As the negotiations, leveraging, political maneuvering, and legal filings from this summer’s NFL labor dispute near an end, it proves one undeniable truth; the product that is the NFL holds unprecedented marketing value and facilitates a market growth that has never been seen in sports.
I spoke to someone recently who held the opinion that all the people involved in the lockout were just greedy and that he would never come back to football. He says he lost interest and that he would never buy any products that bore the NFL shield logo again. He thought that there were many others that felt the same way and in following that same line of thinking, they (NFL league officials, players, and owners) would see how much money they would lose from this. While politely listening to him, I couldn’t help but think to myself, “You are an absolute moron!”
If you think that your personal boycott of tickets, jerseys, and other assorted merchandise will somehow make a dent in the cash making juggernaut that is the NFL, you are seriously misguided!
Let me say this. These are some of the most savvy business minds, attorneys, and corporate executives in any industry, worldwide. If in 1922, when the NFL was formed, you told the few club managers, second chance coaches, and over-the-hill players elated to make a few bucks that this would turn in to a 9 billion dollar industry by which all other American sports are measured, they would have laughed you all the way to the local watering hole.
To put this in perspective, if the NFL was eligible it would sit at about 270 on the U.S. Fortune 500 companies list, earning higher revenues than Caesars Entertainment, Reynolds America, Stanley Black & Decker, Visa, MasterCard, Coca-Cola, and Harley-Davidson. Think about that for a minute.
The NFL is structured differently than your typical corporation because it is an organization of privately owned franchises (except the Green Bay Packers) collectively governed under the same banner. Now think about how many people it actually affects. In your big corporations you typically see what? 50,000? 100,000 employees? In the NFL, 9 billion dollars is essentially split up amongst approximately 1,900 players and maybe a 1,000 more NFL executives, team owners, and staff. That is just staggering to me. The licensing royalties, television contracts, and portions of team profits all contribute to the revenues that the NFL generates. Imagine any other corporation asking you, a taxpayer, to pay for the building in which the business operates, and then offer you absolutely no say in how it is designed or what amenities go in to it, lease it from you, then turn right around and charge you astronomical fees to enter it. You’d tell them to take a hike, right? Not in the case of the NFL, we’re happy with that deal because the entertainment factor, the thrill of cheering for our favorite teams, is worth the almost unimaginable costs.
It’s the most brilliant business model I can think of. These NFL executives and team ownership groups are in the business of making unbelievable amounts of money, and business is very, very good. All despite a four-month labor dispute.
In addition to all that, the NFL isn’t done growing. It’s just now hitting its’ stride. The NFL has tripled its’ revenues since the birth of free agency in the early 1990’s. The NFL has a revenue growth goal to 25 billion dollars by 2027. That is basically growth of 1 billion dollars annually, every year. What other business sees that magnitude of steady gains? The answer is very simple…none.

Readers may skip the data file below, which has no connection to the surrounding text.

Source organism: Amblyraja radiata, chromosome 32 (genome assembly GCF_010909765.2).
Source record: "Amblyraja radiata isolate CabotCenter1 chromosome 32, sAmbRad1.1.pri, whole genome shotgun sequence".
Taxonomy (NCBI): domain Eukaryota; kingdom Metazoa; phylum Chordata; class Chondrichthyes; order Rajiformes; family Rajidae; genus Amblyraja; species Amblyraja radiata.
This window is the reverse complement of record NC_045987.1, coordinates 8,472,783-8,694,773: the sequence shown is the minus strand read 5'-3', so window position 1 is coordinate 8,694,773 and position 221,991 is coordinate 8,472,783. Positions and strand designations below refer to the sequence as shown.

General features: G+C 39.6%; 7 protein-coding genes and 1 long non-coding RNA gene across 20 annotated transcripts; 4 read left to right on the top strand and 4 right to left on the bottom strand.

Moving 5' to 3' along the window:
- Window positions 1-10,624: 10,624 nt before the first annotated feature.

There are still people who haven’t come back to baseball after the player strike in 1994. The big difference, the 94’ MLB strike actually cost games and a World Series. That was the reason for the backlash against the sport. With all of the media spin and even the two sides speaking doom and gloom all summer long, in the end it still came down to the bottom line. When all parties were faced with losing even a small amount of a 9 billion dollar pie, the bargaining process had “last minute” breakthroughs in the steps toward resolution. Call me crazy, but I don’t think that’s coincidence.
Another testament to the power of the NFL draw is the 24 hour coverage of the lockout. I myself was wrapped up in the daily news. Eventually I had to ask myself, “Why do we even care?” At the end of it all, what did we actually miss? A month of free agency signings? Depth chart rumors? NFL Network team cams? Who really cares? Was it my salary and benefits they were arguing over? Of course not! We will have football and it will continue to thrive. The guy that told me he will never come back is the same guy that asks, “So, did they settle it?” Guess what, he’ll be there like everyone else, watching on opening weekend.
What are the details of the new collective bargaining agreement? A lower, 48% revenue take for the players, no billion dollar off-the-top credit to owners, a rookie-wage scale, a retired players’ legacy fund, etc, etc, blah, blah, blah….point is, does it really matter at all how and what their compensation is as long as we get to watch it every Sunday?
So, what the NFL lockout actually did was capture interest in the league all summer long, arguably more than free agency and training camp coverage would have and has set us up for the most exciting roster building period in the history of sports, all in time for us to not miss a single game to include the pre-season. The National Football League and our obsession with it, never ceases to amaze me. As I continue to prepare for my fantasy football draft and contemplate the season outlook for my Detroit Lions, one thing is certain. I won’t miss a minute and neither will anybody else.